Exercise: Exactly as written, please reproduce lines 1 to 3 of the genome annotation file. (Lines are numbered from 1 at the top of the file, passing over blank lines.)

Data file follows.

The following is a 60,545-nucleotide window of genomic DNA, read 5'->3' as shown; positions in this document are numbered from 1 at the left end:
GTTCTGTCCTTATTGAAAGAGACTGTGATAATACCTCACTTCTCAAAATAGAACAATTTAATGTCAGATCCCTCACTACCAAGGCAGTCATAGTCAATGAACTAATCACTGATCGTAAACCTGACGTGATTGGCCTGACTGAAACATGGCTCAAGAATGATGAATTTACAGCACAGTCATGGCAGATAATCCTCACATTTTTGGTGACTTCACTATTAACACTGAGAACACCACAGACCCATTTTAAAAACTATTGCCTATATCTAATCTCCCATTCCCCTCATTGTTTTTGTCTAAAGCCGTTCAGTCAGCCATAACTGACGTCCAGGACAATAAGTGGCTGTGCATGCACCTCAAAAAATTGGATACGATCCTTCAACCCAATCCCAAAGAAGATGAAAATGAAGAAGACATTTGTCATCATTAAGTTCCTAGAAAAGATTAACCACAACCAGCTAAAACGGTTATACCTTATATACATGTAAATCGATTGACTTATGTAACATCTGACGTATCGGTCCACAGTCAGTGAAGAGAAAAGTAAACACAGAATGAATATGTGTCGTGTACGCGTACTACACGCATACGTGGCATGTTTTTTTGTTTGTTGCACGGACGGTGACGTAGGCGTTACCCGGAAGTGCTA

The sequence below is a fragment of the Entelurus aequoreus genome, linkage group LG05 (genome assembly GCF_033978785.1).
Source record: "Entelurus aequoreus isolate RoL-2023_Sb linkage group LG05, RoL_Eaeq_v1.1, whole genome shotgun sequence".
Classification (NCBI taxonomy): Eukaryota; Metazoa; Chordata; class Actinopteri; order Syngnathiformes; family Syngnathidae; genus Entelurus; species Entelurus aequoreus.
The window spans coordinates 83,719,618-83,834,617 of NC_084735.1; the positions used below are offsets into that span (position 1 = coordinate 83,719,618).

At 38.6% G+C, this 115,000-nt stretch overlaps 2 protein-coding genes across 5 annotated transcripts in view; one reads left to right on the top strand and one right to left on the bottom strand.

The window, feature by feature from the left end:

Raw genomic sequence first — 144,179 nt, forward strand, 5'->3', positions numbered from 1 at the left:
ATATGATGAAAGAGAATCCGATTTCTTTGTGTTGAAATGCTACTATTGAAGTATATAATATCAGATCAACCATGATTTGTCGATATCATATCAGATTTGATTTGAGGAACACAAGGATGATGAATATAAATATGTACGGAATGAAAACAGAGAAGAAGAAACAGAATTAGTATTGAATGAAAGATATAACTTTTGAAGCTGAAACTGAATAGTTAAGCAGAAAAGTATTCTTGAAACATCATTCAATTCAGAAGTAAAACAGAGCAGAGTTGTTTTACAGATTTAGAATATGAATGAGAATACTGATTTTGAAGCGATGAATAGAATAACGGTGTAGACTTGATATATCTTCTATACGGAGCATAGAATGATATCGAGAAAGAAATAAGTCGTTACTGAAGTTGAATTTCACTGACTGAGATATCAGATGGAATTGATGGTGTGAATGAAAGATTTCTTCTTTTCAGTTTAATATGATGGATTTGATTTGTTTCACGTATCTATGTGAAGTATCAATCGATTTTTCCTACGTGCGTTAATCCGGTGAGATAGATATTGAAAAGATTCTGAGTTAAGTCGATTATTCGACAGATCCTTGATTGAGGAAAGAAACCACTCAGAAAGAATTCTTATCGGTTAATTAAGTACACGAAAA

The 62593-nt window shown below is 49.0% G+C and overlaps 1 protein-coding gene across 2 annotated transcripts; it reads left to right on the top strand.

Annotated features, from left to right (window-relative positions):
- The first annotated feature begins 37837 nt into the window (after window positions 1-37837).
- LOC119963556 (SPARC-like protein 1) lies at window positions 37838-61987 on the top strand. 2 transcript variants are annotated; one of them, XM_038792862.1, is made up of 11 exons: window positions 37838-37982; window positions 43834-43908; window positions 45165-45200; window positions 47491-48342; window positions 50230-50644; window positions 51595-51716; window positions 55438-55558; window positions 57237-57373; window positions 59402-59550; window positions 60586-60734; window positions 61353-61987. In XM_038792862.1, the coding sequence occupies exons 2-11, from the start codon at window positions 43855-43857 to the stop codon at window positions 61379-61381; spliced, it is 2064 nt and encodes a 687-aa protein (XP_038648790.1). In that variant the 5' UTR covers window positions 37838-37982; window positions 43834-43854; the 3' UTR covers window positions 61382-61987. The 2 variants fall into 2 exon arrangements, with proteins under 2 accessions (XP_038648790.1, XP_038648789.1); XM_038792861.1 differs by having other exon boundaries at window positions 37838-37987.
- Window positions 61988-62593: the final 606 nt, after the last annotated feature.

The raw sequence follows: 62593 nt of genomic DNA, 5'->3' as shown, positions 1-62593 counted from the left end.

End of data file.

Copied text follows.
The following is a 60,545-nucleotide window of genomic DNA, read 5'->3' as shown; positions in this document are numbered from 1 at the left end:
GTTCTGTCCTTATTGAAAGAGACTGTGATAATACCTCACTTCTCAAAATAGAACAATTTAATGTCAGATCCCTCACTACCAAGGCAGTCATAGTCAATGAACTAATCACTGATCGTAAACCTGACGTGATTGGCCTGACTGAAACATGGCTCAAGAATGATGAATTTACAGCACAGTCATGGCAGATAATCCTCACATTTTTGGTGACTTCACTATTAACACTGAGAACACCACAGACCCATTTTAAAAACTATTGCCTATATCTAATCTCCCATTCCCCTCATTGTTTTTGTCTAAAGCCGTTCAGTCAGCCATAACTGACGTCCAGGACAATAAGTGGCTGTGCATGCACCTCAAAAAATTGGATACGATCCTTCAACCCAATCCCAAAGAAGATGAAAATGAAGAAGACATTTGTCATCATTAAGTTCCTAGAAAAGATTAACCACAACCAGCTAAAACGGTTATACCTTATATACATGTAAATCGATTGACTTATGTAACATCTGACGTATCGGTCCACAGTCAGTGAAGAGAAAAGTAAACACAGAATGAATATGTGTCGTGTACGCGTACTACACGCATACGTGGCATGTTTTTTTGTTTGTTGCACGGACGGTGACGTAGGCGTTACCCGGAAGTGCTA

The sequence below is a fragment of the Entelurus aequoreus genome, linkage group LG05 (genome assembly GCF_033978785.1).